This does two things; tests patience, and increases independence. Real passion exhibits itself in the greatest patience. As dissociation between your self-definition and the events that envelop, allows one to be truly happy no matter of the circumstances. Knowing that if it doesn’t occur, its because life has better plans.

You text the guy on that Instagram network. You make your feelings known. You’ve done your part and now you await the game of life. Instead of impatiently checking your phone a billion times per minute, in hopes that your action was the right one, an action that will truly breed the response you were looking for, you decide to trust the universe and wait. If its meant to be it will be. So you move on to the next event requiring your action. You send the application letters to the agency. You wait. If it will come it will come. In the meanwhile, you busy yourself with friends and family, dinners and parties, chores and errands. If the boy messages you back, great! It was meant to be, you played your part, and the world did its. If not, then it wasn’t meant to be and you spent no time getting attached to the expected outcome. Instead you went on with your life. Now you have the opportunity to meet someone who might have been a better match.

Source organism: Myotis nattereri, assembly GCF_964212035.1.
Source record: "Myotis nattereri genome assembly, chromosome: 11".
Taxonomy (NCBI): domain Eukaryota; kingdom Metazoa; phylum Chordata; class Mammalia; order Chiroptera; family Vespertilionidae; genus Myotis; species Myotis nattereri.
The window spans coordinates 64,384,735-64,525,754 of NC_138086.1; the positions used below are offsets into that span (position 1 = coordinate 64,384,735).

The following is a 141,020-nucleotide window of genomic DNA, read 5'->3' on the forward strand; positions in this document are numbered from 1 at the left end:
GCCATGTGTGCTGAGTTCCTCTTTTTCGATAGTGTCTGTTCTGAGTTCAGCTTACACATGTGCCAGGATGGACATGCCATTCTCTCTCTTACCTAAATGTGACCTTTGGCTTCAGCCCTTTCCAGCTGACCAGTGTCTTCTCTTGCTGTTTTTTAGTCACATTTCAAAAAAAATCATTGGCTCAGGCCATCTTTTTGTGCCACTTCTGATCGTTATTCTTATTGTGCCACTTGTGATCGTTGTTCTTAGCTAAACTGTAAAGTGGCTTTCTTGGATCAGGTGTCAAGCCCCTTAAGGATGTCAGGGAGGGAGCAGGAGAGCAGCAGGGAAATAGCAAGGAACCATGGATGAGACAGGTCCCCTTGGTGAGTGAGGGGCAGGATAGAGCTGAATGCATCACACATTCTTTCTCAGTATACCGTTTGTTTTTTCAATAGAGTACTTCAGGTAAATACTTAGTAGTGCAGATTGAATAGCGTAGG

The conclusion thus does not belong to either the rationalist nor the empiricist realm on its own; instead it’s a mix of both. Trusting in the universe is a freedom arising from the art of waiting; you play the game of waiting to see what it is the universe has in store for you. When it comes, trust yourself to have wisdom to use serenity or courage successfully.